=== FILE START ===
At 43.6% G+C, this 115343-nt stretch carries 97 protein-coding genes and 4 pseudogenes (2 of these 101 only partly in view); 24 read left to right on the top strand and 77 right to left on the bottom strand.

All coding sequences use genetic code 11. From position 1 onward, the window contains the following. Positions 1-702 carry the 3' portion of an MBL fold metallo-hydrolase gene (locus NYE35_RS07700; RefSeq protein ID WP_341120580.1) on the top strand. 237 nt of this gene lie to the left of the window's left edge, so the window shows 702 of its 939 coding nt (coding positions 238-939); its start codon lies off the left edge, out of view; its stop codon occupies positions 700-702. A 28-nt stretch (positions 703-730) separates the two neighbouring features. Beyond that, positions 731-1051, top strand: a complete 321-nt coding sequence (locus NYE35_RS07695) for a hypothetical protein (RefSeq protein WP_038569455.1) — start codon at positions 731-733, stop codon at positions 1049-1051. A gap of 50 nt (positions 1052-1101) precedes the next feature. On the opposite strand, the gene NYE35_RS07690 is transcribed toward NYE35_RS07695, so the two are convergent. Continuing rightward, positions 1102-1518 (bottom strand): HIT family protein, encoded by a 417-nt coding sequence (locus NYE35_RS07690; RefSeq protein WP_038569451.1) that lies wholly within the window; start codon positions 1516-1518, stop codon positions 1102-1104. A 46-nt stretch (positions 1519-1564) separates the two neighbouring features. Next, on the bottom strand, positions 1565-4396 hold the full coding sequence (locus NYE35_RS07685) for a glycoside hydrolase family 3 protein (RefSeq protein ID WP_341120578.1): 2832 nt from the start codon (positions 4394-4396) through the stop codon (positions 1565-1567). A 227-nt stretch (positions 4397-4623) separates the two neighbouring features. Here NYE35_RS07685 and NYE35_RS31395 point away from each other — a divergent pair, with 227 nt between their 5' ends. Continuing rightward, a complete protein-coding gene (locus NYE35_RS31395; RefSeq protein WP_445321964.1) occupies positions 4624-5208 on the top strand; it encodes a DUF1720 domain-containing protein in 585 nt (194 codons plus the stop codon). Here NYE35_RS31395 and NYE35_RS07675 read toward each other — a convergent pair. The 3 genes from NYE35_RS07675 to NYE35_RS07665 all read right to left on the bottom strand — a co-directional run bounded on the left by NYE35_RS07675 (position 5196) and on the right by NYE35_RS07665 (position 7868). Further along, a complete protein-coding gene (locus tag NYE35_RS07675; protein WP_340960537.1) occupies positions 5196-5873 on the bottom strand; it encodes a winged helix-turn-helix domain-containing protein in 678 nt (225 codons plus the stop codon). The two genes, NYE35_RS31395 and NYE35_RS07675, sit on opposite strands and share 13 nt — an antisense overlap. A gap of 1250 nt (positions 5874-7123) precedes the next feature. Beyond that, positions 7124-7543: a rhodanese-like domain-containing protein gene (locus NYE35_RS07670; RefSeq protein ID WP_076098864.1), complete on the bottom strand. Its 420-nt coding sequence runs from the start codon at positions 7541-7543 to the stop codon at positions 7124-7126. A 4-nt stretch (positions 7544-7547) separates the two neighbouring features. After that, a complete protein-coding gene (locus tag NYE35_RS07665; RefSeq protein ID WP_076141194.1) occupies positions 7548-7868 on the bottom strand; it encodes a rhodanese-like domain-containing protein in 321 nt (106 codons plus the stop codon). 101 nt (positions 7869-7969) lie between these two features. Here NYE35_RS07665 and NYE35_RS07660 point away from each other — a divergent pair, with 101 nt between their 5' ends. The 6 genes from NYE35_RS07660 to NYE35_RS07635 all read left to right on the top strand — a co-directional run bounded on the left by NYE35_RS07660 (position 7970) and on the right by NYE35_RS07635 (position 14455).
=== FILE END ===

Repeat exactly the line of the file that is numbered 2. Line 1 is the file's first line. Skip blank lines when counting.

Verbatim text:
All coding sequences use genetic code 11. From position 1 onward, the window contains the following. Positions 1-702 carry the 3' portion of an MBL fold metallo-hydrolase gene (locus NYE35_RS07700; RefSeq protein ID WP_341120580.1) on the top strand. 237 nt of this gene lie to the left of the window's left edge, so the window shows 702 of its 939 coding nt (coding positions 238-939); its start codon lies off the left edge, out of view; its stop codon occupies positions 700-702. A 28-nt stretch (positions 703-730) separates the two neighbouring features. Beyond that, positions 731-1051, top strand: a complete 321-nt coding sequence (locus NYE35_RS07695) for a hypothetical protein (RefSeq protein WP_038569455.1) — start codon at positions 731-733, stop codon at positions 1049-1051. A gap of 50 nt (positions 1052-1101) precedes the next feature. On the opposite strand, the gene NYE35_RS07690 is transcribed toward NYE35_RS07695, so the two are convergent. Continuing rightward, positions 1102-1518 (bottom strand): HIT family protein, encoded by a 417-nt coding sequence (locus NYE35_RS07690; RefSeq protein WP_038569451.1) that lies wholly within the window; start codon positions 1516-1518, stop codon positions 1102-1104. A 46-nt stretch (positions 1519-1564) separates the two neighbouring features. Next, on the bottom strand, positions 1565-4396 hold the full coding sequence (locus NYE35_RS07685) for a glycoside hydrolase family 3 protein (RefSeq protein ID WP_341120578.1): 2832 nt from the start codon (positions 4394-4396) through the stop codon (positions 1565-1567). A 227-nt stretch (positions 4397-4623) separates the two neighbouring features. Here NYE35_RS07685 and NYE35_RS31395 point away from each other — a divergent pair, with 227 nt between their 5' ends. Continuing rightward, a complete protein-coding gene (locus NYE35_RS31395; RefSeq protein WP_445321964.1) occupies positions 4624-5208 on the top strand; it encodes a DUF1720 domain-containing protein in 585 nt (194 codons plus the stop codon). Here NYE35_RS31395 and NYE35_RS07675 read toward each other — a convergent pair. The 3 genes from NYE35_RS07675 to NYE35_RS07665 all read right to left on the bottom strand — a co-directional run bounded on the left by NYE35_RS07675 (position 5196) and on the right by NYE35_RS07665 (position 7868). Further along, a complete protein-coding gene (locus tag NYE35_RS07675; protein WP_340960537.1) occupies positions 5196-5873 on the bottom strand; it encodes a winged helix-turn-helix domain-containing protein in 678 nt (225 codons plus the stop codon). The two genes, NYE35_RS31395 and NYE35_RS07675, sit on opposite strands and share 13 nt — an antisense overlap. A gap of 1250 nt (positions 5874-7123) precedes the next feature. Beyond that, positions 7124-7543: a rhodanese-like domain-containing protein gene (locus NYE35_RS07670; RefSeq protein ID WP_076098864.1), complete on the bottom strand. Its 420-nt coding sequence runs from the start codon at positions 7541-7543 to the stop codon at positions 7124-7126. A 4-nt stretch (positions 7544-7547) separates the two neighbouring features. After that, a complete protein-coding gene (locus tag NYE35_RS07665; RefSeq protein ID WP_076141194.1) occupies positions 7548-7868 on the bottom strand; it encodes a rhodanese-like domain-containing protein in 321 nt (106 codons plus the stop codon). 101 nt (positions 7869-7969) lie between these two features. Here NYE35_RS07665 and NYE35_RS07660 point away from each other — a divergent pair, with 101 nt between their 5' ends. The 6 genes from NYE35_RS07660 to NYE35_RS07635 all read left to right on the top strand — a co-directional run bounded on the left by NYE35_RS07660 (position 7970) and on the right by NYE35_RS07635 (position 14455).